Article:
RNRs (ribonucleotide reductases) are key players in nucleic acid metabolism, converting ribonucleotides into deoxyribonucleotides. As such, they maintain the intracellular balance of deoxyribonucleotides to ensure the fidelity of DNA replication and repair. The best-studied RNR is the class Ia enzyme from Escherichia coli, which employs two subunits to catalyse its radical-based reaction: β2 houses the diferric-tyrosyl radical cofactor, and α2 contains the active site. Recent applications of biophysical methods to the study of this RNR have revealed the importance of oligomeric state to overall enzyme activity and suggest that unprecedented subunit configurations are in play. Although it has been five decades since the isolation of nucleotide reductase activity in extracts of E. coli, this prototypical RNR continues to surprise us after all these years.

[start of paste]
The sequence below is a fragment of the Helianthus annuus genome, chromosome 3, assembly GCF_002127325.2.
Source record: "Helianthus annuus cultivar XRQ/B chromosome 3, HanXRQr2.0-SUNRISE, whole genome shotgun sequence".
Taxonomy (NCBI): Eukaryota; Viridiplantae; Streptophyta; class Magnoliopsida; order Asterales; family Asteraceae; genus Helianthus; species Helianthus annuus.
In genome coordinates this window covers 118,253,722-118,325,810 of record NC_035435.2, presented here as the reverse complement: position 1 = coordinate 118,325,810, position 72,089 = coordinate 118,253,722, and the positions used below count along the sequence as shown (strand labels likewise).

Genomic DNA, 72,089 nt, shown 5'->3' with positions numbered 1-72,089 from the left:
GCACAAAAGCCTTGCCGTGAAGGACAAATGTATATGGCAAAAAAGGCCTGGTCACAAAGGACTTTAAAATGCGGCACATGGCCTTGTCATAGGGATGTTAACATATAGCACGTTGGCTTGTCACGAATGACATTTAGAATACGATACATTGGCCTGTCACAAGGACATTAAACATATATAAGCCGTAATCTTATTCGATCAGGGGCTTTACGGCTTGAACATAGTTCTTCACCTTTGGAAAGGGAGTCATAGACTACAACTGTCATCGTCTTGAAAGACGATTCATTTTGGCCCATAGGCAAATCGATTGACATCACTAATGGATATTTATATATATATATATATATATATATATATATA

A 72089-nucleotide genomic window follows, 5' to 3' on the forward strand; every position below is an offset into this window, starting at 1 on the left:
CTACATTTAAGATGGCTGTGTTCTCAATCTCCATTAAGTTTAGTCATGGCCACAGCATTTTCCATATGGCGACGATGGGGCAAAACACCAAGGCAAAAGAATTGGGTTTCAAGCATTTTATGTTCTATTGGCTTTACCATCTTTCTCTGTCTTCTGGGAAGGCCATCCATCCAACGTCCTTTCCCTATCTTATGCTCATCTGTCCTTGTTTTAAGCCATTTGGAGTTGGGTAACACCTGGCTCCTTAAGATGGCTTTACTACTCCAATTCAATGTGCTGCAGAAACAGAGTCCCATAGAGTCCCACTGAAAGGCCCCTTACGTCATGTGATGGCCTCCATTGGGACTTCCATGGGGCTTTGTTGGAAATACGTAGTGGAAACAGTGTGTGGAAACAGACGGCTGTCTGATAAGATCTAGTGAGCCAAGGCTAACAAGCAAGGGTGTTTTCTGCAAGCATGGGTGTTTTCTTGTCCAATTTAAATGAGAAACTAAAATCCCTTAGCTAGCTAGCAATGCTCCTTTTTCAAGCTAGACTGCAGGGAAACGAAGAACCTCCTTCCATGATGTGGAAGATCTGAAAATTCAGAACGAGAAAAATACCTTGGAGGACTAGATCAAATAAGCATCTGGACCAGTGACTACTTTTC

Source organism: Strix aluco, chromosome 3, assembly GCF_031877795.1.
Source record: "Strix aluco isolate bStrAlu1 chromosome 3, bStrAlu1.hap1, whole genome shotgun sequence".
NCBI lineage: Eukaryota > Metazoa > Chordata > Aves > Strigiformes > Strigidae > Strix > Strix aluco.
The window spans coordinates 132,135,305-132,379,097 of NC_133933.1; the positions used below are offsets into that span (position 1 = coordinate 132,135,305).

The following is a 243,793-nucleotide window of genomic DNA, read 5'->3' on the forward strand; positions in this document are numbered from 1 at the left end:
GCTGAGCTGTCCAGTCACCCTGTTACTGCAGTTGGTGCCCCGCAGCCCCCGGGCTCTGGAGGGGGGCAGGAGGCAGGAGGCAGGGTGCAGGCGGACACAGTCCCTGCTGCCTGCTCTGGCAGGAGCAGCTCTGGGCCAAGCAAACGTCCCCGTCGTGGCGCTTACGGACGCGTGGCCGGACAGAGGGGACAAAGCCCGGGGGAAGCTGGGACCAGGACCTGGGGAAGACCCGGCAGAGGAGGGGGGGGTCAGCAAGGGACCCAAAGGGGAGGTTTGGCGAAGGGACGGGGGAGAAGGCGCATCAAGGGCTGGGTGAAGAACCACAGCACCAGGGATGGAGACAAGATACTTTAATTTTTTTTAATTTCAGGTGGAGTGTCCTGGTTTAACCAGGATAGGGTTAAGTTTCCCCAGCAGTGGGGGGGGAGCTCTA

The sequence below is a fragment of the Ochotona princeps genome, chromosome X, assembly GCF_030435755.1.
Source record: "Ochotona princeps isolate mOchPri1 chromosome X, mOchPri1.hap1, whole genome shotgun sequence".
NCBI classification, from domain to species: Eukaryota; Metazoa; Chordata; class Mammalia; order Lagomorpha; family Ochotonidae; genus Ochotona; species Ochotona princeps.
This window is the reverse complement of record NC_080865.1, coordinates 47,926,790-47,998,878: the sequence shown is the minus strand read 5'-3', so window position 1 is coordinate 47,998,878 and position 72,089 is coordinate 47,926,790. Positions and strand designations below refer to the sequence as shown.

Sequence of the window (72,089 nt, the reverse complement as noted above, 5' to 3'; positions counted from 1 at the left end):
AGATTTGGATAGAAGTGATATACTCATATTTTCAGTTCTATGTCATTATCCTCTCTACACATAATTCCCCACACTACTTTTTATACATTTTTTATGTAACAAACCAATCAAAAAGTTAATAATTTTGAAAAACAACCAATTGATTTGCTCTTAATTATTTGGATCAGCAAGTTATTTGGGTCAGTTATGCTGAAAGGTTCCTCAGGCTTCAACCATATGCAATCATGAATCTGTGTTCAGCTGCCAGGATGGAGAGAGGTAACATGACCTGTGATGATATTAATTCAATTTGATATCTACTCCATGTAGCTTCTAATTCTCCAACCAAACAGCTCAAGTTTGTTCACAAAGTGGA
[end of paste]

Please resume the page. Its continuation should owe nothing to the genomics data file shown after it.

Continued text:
The prototypic class Ia ribonucleotide reductase from Escherichia coli: still surprising after all these years
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Edward J. Brignole, Nozomi Ando, Christina M. Zimanyi, Catherine L. Drennan; The prototypic class Ia ribonucleotide reductase from Escherichia coli: still surprising after all these years. Biochem Soc Trans 1 June 2012; 40 (3): 523–530. doi: https://doi.org/10.1042/BST20120081
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